A Time to Examine, Affirm Our Commitments A Message to the Community on Dec. 1, 2014

The publication last month of the Rolling Stone article describing a brutal rape at the University of Virginia has led not only to urgent discussions at UVa. about that incident, but also to more general discussions everywhere about sexual assault on college campuses.

Here at Washington and Lee, we have spoken in the past about rape and sexual misconduct. We have carefully and continually examined and refined our processes and procedures for dealing with cases and for educating students to prevent such intolerable behavior from occurring. We have asserted our community's values and stressed how disrespect for others for any reason is simply not acceptable.

These most recent discussions serve to remind us that we must always be willing to ask the hard questions and continually examine our approaches.

But we can never say this enough: Mistreatment of others is wrong by any standard of our society, by any standard of right or wrong. It is especially wrong in this community, where we — rightly — insist on developing within our students the moral obligation to treat others with respect at all times and under all conditions; where we demand that members of our community never stand idly by when we see others violate those values. It is wrong anywhere. It is especially wrong at this university.

This is a time for all of us, and for our students especially, to stand up for what we know is right and to affirm a commitment to building a culture that will not tolerate any mistreatment of others and most especially rape or sexual assault. I have asked Vice President for Student Affairs Sidney Evans to build upon our past efforts and continue to work directly with student leaders in the weeks ahead to have them address candidly the painful but important questions raised by the events reported in the Rolling Stone article. It is an opportunity, a difficult and sad one to be sure, to examine our own commitments and to affirm them more strongly than ever.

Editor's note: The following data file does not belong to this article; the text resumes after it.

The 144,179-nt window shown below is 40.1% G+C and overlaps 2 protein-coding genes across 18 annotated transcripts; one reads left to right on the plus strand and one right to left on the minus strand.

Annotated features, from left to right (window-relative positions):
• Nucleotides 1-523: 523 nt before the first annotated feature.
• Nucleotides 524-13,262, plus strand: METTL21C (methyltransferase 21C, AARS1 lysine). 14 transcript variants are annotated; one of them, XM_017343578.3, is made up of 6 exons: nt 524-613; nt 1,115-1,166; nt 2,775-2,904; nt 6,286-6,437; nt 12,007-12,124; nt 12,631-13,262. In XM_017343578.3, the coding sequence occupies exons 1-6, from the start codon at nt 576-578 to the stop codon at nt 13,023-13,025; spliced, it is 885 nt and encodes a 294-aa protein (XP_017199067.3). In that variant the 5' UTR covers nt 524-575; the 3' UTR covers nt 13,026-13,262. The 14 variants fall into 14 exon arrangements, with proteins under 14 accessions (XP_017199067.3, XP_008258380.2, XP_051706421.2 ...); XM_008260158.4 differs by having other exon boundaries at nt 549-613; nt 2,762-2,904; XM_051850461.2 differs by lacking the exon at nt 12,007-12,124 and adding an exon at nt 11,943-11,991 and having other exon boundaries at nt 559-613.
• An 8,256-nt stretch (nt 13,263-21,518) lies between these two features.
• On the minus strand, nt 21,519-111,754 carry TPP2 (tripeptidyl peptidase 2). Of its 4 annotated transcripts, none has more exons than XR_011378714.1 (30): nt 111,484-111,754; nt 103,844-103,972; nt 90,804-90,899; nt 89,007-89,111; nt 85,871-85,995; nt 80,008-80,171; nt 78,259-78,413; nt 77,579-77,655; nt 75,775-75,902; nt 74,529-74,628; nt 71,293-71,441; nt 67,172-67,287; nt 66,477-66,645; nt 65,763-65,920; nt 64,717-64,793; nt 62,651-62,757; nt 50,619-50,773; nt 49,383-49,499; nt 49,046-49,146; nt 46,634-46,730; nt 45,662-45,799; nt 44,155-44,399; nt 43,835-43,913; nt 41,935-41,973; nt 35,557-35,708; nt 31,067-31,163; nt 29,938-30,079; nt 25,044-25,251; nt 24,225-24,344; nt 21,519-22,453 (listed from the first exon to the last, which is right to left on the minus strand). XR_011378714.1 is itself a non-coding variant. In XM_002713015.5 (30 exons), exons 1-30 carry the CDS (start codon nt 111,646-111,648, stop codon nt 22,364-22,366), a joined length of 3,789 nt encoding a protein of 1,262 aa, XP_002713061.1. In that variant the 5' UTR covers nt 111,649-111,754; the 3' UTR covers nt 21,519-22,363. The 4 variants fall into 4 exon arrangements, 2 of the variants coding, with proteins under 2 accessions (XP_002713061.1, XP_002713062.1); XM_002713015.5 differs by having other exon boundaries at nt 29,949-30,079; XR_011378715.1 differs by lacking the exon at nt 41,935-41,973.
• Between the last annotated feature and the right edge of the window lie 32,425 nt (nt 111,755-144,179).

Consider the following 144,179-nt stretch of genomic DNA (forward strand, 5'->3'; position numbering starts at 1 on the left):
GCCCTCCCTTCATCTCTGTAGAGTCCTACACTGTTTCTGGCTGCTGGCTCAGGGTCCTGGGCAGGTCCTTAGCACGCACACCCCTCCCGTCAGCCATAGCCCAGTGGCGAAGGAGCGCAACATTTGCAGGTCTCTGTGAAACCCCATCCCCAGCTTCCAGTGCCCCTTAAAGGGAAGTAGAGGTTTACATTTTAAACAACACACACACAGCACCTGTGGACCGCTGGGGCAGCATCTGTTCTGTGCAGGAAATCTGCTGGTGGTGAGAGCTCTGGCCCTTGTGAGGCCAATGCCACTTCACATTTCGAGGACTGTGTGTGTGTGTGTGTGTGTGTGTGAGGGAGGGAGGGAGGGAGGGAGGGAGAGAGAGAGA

I do not know exactly what forms those expressions will take or should take. But as we approach a time on the university calendar when fraternities and sororities have formal recruitment, members of Greek organizations in particular should state firmly and unequivocally what they believe, to recommit to the highest values they purport to stand for, and even to be at the forefront in defining a campus culture that is based on treating every person with dignity and respect.

Even as we continue to assess the effectiveness with which we address these important issues, I want to stress that I am confident in our procedures, confident in our policies, confident in our approach, and especially confident in our values. What I am asking of our students now is a deep renewal and understanding of Washington and Lee's values - and a pledge on their parts to create a community in which it must always be absolutely clear that rape, mistreatment, disrespect and abuse of others in any form is totally antithetical to everything for which we stand.

As a reminder to the community, our Title IX coordinator, Lauren Kozak, is available to answer any questions members of the community might have about our policies, which you can review along with the various resources available at the Sexual Misconduct Resources page: www.wlu.edu/sexual-misconduct-resources.